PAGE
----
On Syria, the Public, Process, and Results
The Syria story is a great case study in how Washington cares about process more than results.
POTUS has been getting boxed about the ears from all sides on Syria, but apparently the people are at least somewhat satisfied. From a new WashPost/ABC poll:
Americans overwhelmingly support the diplomatic agreement between the United States and Russia to eliminate Syria’s chemical weapons, despite having deep doubts about the Syrian regime’s compliance and giving low marks overall for how President Obama is handling the situation, according to a new Washington Post-ABC News poll ...
... But if Syria balks at the terms of the agreement, Obama could face reduced resistance to the use of military power to enforce the pact. Asked whether they would favor a congressional resolution authorizing force if the deal does not yield results, 44 percent say they would support it and 48 percent say they would not.
So people don't think he handled it well but are satisfied with the outcome and are now more open to the possibility of a military strike in the future if Assad doesn't live up to the terms of the deal. That's all about right. Funny how that works out sometimes.
Except that the poll was taken smack in the middle of events. Some respondents were interviewed before Kerry and Lavrov struck the deal, some after. Presumably a fresher poll conducted entirely post-deal will yield somewhat better numbers.
This is a process vs. results story. The process was terrible, and Obama (and Kerry) certainly mishandled it going back a couple of years. I keep talking about the democratic aspirations of the people in the region. My biggest criticism of Obama is that he really plays up to those hopes with big talk and then dashes them by not following through. Saying Assad needs to step down implies to people in the region that you're going to do something about that, whether it's military or just continued and very public diplomatic pressure. And then not to do that is a problem. Obama doesn't have many fans left among democrats in the region, and that's his fault. He should have held back on some of that talk in the first place.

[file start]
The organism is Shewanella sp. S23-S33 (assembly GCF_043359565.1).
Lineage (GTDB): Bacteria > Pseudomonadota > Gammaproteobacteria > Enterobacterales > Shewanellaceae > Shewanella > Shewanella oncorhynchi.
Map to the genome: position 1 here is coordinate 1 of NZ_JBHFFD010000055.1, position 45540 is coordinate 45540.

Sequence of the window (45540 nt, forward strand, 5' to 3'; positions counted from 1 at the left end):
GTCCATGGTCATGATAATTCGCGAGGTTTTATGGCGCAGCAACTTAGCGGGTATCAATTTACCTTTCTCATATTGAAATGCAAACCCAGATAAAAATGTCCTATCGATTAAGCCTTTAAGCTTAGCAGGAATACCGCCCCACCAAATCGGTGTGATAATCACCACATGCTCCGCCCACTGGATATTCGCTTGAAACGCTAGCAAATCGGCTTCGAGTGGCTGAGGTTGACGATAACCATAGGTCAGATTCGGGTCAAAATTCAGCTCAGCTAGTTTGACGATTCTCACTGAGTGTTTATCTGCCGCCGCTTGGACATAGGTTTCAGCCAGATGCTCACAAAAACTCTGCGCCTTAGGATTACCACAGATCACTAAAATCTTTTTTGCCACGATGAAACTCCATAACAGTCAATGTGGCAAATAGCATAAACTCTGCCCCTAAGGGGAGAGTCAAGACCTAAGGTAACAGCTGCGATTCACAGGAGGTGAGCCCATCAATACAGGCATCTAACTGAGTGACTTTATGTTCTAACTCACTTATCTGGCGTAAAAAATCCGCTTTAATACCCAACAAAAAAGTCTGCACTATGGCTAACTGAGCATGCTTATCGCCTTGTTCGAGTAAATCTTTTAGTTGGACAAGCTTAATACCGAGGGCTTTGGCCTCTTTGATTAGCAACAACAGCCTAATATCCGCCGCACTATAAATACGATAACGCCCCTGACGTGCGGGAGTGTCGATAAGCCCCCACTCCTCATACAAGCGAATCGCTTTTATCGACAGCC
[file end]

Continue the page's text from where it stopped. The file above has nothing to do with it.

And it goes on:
At the same time, there were these secret conversations going on for a year with Russia about what to do about Syria. And those appear to have borne fruit. So, pending how this plays out over the next 18 months, what we have here is a pretty ugly public process (accompanied by a private process that was of necessity kept from the public) that led in the end to a pretty good result.
But Washington is a place where most people care far, far more about process than results. The reasons for this should be obvious. The process is the game. It's what is ongoing and visible, so it's the part that people get to judge and assess and gossip about and declaim on. And most people love to make snap judgments, and the more dramatic the better, because that gets you more hits and tweets and so on. I suppose I'm hardly immune to this, being a little cog in this machine myself, but at least I have the ability to step back and observe it and see that it exists and understand that I'm a part of it.
So what happens is, these narratives (Syria is a disaster) get etched into the stone during the process part of the story, before the result even happens. As it turns out, Syria isn't a disaster, from the strict Washington perspective (it's certainly a disaster from other perspectives). But most pundits base their conclusions on process, and of course this is augmented in the foreign-policy realm, especially when saber rattling is involved, because the president has to display the proper dose of testosterone, which is why everyone was bowing down before Bush and Cheney back in 2002. A subtler foreign policy is harder to conduct in public, especially in our time.